“I think it would be beneficial if we added another child to his therapy sessions,” my son’s speech therapist tells me. She has another client around the same age and with the same speech disorder, and she would like to work with them together.
“That sounds great,” I tell her.
The day the session arrives, I arrive first. My son goes into his therapy room as I make my way into the observation room next door. I glance at my phone every few minutes to waste time, checking the time, and scrolling through social media. The other boy and his mom are a few minutes late, but when they arrive, a rock forms in the pit of my stomach. I don’t know if I’m anxious or excited to meet this mom, to spend an hour in a room with her. I wonder if I will leave this session with a friend.
After timid introductions, we watch our boys get acquainted with one another. Small talk takes up the first few minutes of our time together, but I am not a fan of small talk. It seems neither is she. We delve deep into a conversation about how and when our sons were diagnosed, how we felt about it, the impact it has had on our other children.
The hour passes quickly. We talked and shed a few tears over everything from our boys to our marriages. I can not remember a time I have ever connected with someone on such a level before, and suddenly I am anxious I may never see her again.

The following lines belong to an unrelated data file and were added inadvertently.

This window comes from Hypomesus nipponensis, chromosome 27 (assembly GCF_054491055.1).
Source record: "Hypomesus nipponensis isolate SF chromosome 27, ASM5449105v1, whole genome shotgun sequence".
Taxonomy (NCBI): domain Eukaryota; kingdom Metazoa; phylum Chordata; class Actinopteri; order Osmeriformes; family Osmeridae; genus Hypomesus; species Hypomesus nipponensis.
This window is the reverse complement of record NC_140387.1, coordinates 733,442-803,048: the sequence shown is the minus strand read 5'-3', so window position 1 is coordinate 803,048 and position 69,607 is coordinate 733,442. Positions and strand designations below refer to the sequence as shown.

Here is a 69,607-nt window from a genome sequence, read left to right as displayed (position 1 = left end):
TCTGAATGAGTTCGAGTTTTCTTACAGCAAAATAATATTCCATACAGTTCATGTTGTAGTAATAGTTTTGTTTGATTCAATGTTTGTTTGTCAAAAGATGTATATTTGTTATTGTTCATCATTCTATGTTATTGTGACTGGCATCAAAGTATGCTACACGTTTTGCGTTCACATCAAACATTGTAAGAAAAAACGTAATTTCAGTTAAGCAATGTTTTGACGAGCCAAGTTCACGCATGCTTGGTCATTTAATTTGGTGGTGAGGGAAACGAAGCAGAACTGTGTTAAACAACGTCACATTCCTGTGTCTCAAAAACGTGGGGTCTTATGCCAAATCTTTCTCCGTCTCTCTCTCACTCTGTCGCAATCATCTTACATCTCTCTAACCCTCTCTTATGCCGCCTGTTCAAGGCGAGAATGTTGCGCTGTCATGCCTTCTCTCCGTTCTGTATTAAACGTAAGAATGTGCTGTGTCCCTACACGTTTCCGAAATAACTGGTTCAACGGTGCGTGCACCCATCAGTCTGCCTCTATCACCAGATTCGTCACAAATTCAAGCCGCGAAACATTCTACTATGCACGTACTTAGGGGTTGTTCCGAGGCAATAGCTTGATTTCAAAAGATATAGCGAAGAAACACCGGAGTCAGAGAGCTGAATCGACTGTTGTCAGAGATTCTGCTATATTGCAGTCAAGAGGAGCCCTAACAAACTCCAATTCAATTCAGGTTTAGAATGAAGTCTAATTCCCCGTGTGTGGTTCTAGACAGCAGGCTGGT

I want to ask her for her phone number, see if she would like to have a playdate sometime, but I can’t get the words to form. My hands are shaking and sweating so I rub them on my jeans. I am not very good at reading people, and even though it seems like this was equally enjoyable for her, I am not so sure. The thought of rejection is debilitating. I don’t make friends easily.
I bite my tongue and walk out of the observation room with my son’s hand in mine, hopeful that this is not the last time I will see this mom.
“How did the session go?” my husband asks once we are home.
“It went okay. The boys didn’t seem to do too well together, so they may not do this again. But the mom was so nice. We talked the entire time.” I practically squeal when I tell him about the conversation with her. Her husband works for my husband’s dream company, and our other children are close in age. We have so much in common.”
“Think you’ll see her again? It sounds like you guys could be friends.”
“I didn’t have the nerve to ask for her phone number. And she didn’t ask for mine. So maybe it didn’t go as well as I thought. I don’t know.” I shrug and end the conversation.
If I’m being honest with myself, I’ve always been lonely. In high school and college, Friday nights were spent at home, reading or spending time with my family. On the surface, it didn’t bother me. I hid my true feelings about being excluded from those around me, even from myself. I told myself I enjoyed the time alone rather than surrounded by groups that would give me anxiety, listening to pounding loud music that would give me a headache. This way, I didn’t replay conversations and ache to take my words back or wonder if people were talking about me. I was wildly insecure, thought I was weird and different, and that was why I was never invited anywhere. Making friends seemed impossible.
I’m an introvert and thrive on time alone. I am also anxious, shy, and fearful. I can count on one hand all of my closest friends that I’ve ever had in my life, from elementary school to college.
When I had my second child, I was plunged into postpartum depression. I wore bright and false smiles, pretending I was okay. It was exhausting. It was easier to avoid group settings, but when alone, I realized how debilitating it is to go through the motions of motherhood without a tribe.